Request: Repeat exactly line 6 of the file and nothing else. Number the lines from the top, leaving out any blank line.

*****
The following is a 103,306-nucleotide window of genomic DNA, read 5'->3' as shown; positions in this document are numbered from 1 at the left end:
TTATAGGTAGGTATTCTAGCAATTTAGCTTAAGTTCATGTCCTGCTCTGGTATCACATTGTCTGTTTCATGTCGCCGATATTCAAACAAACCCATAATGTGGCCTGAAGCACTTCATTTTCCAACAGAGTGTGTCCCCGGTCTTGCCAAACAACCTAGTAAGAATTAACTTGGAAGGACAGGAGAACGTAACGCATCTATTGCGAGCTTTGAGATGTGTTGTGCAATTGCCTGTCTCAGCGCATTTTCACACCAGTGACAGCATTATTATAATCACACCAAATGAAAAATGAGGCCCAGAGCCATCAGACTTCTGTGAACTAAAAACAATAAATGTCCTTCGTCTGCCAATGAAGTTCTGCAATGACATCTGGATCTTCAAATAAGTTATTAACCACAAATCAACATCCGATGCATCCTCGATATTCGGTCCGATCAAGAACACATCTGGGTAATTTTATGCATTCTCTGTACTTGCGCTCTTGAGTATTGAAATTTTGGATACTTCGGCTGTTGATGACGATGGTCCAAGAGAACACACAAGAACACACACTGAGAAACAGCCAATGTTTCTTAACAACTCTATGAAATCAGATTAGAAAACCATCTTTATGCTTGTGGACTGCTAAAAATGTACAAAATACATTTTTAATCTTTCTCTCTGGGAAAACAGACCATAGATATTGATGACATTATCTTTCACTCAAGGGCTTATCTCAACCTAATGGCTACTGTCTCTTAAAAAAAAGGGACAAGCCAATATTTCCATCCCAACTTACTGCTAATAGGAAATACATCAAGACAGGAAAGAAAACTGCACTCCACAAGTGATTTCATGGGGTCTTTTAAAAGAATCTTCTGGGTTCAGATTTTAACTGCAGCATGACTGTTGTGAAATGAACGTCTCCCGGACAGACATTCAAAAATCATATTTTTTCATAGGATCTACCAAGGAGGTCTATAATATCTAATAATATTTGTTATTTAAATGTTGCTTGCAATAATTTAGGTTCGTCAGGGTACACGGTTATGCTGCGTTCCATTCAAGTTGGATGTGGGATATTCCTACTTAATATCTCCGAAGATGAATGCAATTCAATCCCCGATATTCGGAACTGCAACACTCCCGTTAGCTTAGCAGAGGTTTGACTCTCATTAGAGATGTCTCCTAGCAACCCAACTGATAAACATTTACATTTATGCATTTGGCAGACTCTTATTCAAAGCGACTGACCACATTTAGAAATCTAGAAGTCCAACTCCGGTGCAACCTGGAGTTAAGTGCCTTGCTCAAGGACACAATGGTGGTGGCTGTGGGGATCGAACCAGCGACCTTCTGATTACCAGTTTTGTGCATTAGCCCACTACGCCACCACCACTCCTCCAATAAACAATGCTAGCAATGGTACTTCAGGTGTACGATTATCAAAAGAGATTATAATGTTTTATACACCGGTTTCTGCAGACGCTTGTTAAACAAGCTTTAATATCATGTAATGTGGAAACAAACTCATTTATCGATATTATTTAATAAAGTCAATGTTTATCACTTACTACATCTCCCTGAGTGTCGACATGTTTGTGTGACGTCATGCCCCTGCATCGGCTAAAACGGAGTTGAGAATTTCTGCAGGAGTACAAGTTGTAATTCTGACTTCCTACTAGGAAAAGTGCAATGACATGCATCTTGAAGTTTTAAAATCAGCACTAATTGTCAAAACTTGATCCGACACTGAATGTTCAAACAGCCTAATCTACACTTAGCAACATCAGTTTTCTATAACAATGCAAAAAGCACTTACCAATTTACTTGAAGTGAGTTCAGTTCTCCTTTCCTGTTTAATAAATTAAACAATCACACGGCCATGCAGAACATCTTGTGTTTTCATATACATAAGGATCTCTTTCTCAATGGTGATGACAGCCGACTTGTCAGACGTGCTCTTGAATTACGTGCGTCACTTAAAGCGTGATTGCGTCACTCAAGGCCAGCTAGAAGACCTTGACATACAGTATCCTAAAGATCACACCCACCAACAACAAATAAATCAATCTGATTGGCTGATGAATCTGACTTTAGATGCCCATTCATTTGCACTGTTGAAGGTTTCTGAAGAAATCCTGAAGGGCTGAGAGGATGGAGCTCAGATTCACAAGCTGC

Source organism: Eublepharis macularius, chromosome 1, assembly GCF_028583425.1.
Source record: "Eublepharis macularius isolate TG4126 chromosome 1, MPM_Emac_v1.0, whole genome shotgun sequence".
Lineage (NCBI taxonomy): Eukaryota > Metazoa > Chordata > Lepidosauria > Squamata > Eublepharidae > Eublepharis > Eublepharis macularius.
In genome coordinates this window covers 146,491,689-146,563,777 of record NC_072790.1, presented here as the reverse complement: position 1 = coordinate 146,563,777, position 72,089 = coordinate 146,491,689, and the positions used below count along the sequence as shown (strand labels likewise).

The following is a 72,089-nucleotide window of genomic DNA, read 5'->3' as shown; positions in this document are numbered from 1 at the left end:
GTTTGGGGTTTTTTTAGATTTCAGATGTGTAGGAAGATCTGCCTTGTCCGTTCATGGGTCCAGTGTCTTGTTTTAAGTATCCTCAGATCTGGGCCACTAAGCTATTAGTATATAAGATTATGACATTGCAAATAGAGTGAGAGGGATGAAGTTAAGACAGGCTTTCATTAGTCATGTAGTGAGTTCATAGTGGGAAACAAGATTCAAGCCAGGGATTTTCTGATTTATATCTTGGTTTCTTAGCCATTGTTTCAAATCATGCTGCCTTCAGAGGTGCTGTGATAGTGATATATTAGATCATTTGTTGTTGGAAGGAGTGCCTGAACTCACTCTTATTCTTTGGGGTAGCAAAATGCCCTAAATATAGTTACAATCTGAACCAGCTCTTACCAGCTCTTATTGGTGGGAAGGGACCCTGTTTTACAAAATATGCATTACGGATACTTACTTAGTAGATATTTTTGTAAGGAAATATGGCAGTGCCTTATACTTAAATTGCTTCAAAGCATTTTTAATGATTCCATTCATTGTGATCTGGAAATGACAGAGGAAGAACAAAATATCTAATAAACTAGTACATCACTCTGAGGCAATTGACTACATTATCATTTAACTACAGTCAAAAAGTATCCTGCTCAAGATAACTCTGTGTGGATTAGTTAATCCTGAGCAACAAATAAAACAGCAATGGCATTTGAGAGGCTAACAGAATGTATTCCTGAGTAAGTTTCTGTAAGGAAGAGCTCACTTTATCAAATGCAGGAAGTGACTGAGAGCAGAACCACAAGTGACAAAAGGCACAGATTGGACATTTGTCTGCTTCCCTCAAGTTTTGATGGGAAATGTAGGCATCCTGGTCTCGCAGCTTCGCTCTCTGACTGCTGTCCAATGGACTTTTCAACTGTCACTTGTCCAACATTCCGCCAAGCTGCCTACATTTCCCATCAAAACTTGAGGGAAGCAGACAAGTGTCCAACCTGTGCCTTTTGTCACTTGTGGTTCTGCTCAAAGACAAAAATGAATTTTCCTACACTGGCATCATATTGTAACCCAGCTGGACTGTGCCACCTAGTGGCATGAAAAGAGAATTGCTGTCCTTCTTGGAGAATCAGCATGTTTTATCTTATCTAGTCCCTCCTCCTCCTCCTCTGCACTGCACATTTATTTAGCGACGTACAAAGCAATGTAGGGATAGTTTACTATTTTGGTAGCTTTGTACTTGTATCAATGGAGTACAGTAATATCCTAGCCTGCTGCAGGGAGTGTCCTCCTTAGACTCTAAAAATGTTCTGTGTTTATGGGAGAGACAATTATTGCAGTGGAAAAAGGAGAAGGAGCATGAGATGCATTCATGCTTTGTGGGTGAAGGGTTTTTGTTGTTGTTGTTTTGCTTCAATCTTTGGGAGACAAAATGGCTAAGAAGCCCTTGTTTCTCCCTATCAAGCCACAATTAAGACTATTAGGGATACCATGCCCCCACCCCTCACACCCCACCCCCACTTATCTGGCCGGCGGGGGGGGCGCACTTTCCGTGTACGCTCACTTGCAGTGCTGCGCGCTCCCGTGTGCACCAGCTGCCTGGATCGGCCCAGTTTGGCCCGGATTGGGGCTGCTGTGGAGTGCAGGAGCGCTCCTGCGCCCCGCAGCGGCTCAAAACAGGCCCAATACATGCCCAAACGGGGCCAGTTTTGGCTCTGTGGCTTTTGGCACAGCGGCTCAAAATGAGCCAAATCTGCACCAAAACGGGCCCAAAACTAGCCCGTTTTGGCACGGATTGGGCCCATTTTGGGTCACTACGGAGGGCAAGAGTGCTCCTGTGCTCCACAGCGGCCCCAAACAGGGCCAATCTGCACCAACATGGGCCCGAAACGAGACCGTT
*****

In genome coordinates this window covers 146,491,689-146,563,777 of record NC_072790.1, presented here as the reverse complement: position 1 = coordinate 146,563,777, position 72,089 = coordinate 146,491,689, and the positions used below count along the sequence as shown (strand labels likewise).